Truth is, we do learn something new every day, and in the pursuit of knowledge, we are inherently endearing changes to evolve our understandings, and our place in and amidst this life.
Therefore, it is in every absolution that we as human beings can and do change for better or for worse. It is not by accident that very phrase is written into the vows a couple entrusts in a traditional marriage ceremony to this day.
Truly, change is inevitable.
However, our ability to accept change(s) ultimately determines; whether we ourselves will be the recipient of reaping the rewards of our efforts to acknowledge and adapt to said change(s)?
Or, if we chose to ignore or fear change, we may suffer to a degree, as that which was, or became considered acceptable to us yesterday, may not provide suitable means or reward today or especially tomorrow.
These types of acknowledgment can be traced throughout the tracks of time from Martin Luther’s “95 Theses”, to Martin Luther King Jr.’s “Letter from the Birmingham Jail” written on April 16th, 1963 concerning matters of Human Rights, and the passion he had for exploiting racial segregation. From both these men, change was influenced, and enacted.
Typically, the true problems we face concern the fear of change, or the fear of the unknown. Fear of change can be explored on both the individual level, on up to global issues concerning maintaining peace or enacting a war.
Thus, as we evolve daily, so then does the demand, challenges, rewards, and repercussions of our perceptive nature as human beings.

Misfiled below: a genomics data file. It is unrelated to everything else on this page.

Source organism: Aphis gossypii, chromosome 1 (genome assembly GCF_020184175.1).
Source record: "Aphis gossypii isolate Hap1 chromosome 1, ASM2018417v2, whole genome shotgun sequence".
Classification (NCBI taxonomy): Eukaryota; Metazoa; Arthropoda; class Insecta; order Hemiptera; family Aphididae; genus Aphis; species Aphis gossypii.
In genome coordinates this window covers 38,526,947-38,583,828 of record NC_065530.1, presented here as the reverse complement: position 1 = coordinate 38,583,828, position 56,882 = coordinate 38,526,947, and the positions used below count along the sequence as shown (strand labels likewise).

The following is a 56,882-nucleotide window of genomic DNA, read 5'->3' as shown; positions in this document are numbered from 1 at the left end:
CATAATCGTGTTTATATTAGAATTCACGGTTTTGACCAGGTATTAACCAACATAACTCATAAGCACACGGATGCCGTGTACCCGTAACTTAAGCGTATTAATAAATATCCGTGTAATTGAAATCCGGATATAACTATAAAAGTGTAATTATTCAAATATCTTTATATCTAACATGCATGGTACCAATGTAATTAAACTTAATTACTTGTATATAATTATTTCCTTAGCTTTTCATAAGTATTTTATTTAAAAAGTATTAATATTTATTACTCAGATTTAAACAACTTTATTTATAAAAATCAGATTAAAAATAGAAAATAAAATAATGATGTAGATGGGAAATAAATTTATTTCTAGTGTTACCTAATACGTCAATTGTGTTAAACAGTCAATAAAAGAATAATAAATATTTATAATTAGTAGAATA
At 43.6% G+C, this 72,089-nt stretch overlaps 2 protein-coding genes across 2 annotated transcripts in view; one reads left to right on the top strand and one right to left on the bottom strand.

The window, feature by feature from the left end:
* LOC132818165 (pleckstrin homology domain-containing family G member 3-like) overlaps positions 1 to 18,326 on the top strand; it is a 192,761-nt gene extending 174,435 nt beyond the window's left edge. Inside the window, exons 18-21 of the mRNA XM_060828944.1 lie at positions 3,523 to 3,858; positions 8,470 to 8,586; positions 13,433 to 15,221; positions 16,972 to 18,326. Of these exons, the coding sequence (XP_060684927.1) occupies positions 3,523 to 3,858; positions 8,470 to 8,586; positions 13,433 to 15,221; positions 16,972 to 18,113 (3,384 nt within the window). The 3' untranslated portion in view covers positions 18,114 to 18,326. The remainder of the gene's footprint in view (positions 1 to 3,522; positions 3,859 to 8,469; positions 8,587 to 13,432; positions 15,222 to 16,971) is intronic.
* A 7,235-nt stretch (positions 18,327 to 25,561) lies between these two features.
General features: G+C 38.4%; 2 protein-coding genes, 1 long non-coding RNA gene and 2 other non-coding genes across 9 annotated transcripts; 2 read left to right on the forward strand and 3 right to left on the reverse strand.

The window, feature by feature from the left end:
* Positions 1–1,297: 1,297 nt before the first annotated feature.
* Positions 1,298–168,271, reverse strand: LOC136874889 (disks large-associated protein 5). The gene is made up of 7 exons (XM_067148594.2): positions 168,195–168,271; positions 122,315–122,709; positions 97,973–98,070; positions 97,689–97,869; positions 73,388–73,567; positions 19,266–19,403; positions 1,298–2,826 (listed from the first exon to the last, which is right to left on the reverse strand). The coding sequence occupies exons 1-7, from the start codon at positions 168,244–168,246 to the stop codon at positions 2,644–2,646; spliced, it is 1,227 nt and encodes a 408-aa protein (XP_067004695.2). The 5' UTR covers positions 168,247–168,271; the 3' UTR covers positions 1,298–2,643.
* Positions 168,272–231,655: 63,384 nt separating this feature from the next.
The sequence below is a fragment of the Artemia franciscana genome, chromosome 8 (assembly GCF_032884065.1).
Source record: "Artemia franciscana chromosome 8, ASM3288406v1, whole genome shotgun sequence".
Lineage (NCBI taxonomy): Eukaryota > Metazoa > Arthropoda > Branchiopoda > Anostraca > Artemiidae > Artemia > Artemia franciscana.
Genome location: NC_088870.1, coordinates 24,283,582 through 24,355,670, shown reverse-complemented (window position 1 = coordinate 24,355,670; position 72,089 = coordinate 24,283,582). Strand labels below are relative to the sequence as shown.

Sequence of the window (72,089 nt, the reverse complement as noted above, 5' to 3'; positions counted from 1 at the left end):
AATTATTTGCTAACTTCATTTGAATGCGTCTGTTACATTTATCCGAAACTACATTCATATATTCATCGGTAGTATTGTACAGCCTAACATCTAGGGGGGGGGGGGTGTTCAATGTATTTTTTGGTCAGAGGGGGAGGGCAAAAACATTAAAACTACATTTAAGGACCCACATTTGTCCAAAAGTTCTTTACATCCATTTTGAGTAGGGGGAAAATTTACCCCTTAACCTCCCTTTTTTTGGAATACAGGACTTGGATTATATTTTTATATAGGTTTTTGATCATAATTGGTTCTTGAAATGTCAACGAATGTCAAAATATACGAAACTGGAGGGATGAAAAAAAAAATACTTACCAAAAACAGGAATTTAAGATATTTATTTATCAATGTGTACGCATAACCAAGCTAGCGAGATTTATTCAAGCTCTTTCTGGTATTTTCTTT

Ultimately, we are afforded the choice to ‘accept’ or ‘deny’ change in and throughout our lives. The outcome of our initial perceptions, decisions, and the efforts and actions we employ toward change itself, is the key as to how we are viewed, observed, or remembered in the abstract of our life, and how we lived it.
Personally, I am all for change, and like to believe; if we change one simple aspect of our lives each year in an effort to better ourselves with respect towards others and the preservation of the whole, then we’ve given our best to be grateful for the life we’ve been privileged to explore. A life that requires persistence, obedience, determination, and a measure of respect to the fact; changes are going to happen, with or without our consent. (Preferably for the better, of course)
We can only rely upon our own mental capacity, perception, beliefs, choices, actions, and efforts which can in essence afford us a measure of sustainment and happiness each day we endure life’s ever-changing landscape.
As for this author’s opinion; “I have indeed changed many facets of my life, and continue to pursue being a cultivator in a world full of temptations and predators. Might I only hope and pray others are willing to acknowledge the difference, and put forth the same effort.”
In closing, I paraphrase one of my many heroes; Patrick Henry, as he stated on March 23rd, 1775; “I have but one lamp by which my feet are guided, and that is the lamp of experience.”
-Skipping ahead, he closed his wisdom filled speech, and went on to say; “Forbid it Almighty God, for I may not know what course others may take, but as for me; give me liberty or give me death.”
Citations & Recommended Reading:
Martin Luther’s - “95 Theses”:
Martin Luther King Jr. - “Letter From Birmingham Jail”:
Patrick Henry’s Speech – “Give Me Liberty or Give Me Death”;